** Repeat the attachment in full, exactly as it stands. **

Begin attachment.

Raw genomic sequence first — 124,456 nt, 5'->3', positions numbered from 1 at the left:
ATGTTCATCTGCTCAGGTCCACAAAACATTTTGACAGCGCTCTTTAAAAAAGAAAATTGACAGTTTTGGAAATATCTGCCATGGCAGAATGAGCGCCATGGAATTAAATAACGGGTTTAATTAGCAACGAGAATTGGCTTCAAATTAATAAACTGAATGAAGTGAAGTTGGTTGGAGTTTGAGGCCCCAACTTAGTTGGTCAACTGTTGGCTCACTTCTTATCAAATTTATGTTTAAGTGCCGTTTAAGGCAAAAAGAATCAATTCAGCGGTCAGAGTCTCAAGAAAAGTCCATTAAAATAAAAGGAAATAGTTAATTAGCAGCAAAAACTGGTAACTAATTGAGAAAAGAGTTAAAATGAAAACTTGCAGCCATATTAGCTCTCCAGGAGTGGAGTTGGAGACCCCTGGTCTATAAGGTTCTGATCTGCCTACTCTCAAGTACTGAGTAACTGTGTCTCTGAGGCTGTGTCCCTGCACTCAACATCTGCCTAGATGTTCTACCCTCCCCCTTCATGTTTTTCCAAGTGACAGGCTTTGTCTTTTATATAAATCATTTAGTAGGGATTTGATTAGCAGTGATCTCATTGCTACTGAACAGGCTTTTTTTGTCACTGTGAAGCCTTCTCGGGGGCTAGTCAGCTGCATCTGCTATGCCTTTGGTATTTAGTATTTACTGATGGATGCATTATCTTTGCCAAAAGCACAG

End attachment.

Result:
Raw genomic sequence first — 124,456 nt, 5'->3', positions numbered from 1 at the left:
ATGTTCATCTGCTCAGGTCCACAAAACATTTTGACAGCGCTCTTTAAAAAAGAAAATTGACAGTTTTGGAAATATCTGCCATGGCAGAATGAGCGCCATGGAATTAAATAACGGGTTTAATTAGCAACGAGAATTGGCTTCAAATTAATAAACTGAATGAAGTGAAGTTGGTTGGAGTTTGAGGCCCCAACTTAGTTGGTCAACTGTTGGCTCACTTCTTATCAAATTTATGTTTAAGTGCCGTTTAAGGCAAAAAGAATCAATTCAGCGGTCAGAGTCTCAAGAAAAGTCCATTAAAATAAAAGGAAATAGTTAATTAGCAGCAAAAACTGGTAACTAATTGAGAAAAGAGTTAAAATGAAAACTTGCAGCCATATTAGCTCTCCAGGAGTGGAGTTGGAGACCCCTGGTCTATAAGGTTCTGATCTGCCTACTCTCAAGTACTGAGTAACTGTGTCTCTGAGGCTGTGTCCCTGCACTCAACATCTGCCTAGATGTTCTACCCTCCCCCTTCATGTTTTTCCAAGTGACAGGCTTTGTCTTTTATATAAATCATTTAGTAGGGATTTGATTAGCAGTGATCTCATTGCTACTGAACAGGCTTTTTTTGTCACTGTGAAGCCTTCTCGGGGGCTAGTCAGCTGCATCTGCTATGCCTTTGGTATTTAGTATTTACTGATGGATGCATTATCTTTGCCAAAAGCACAG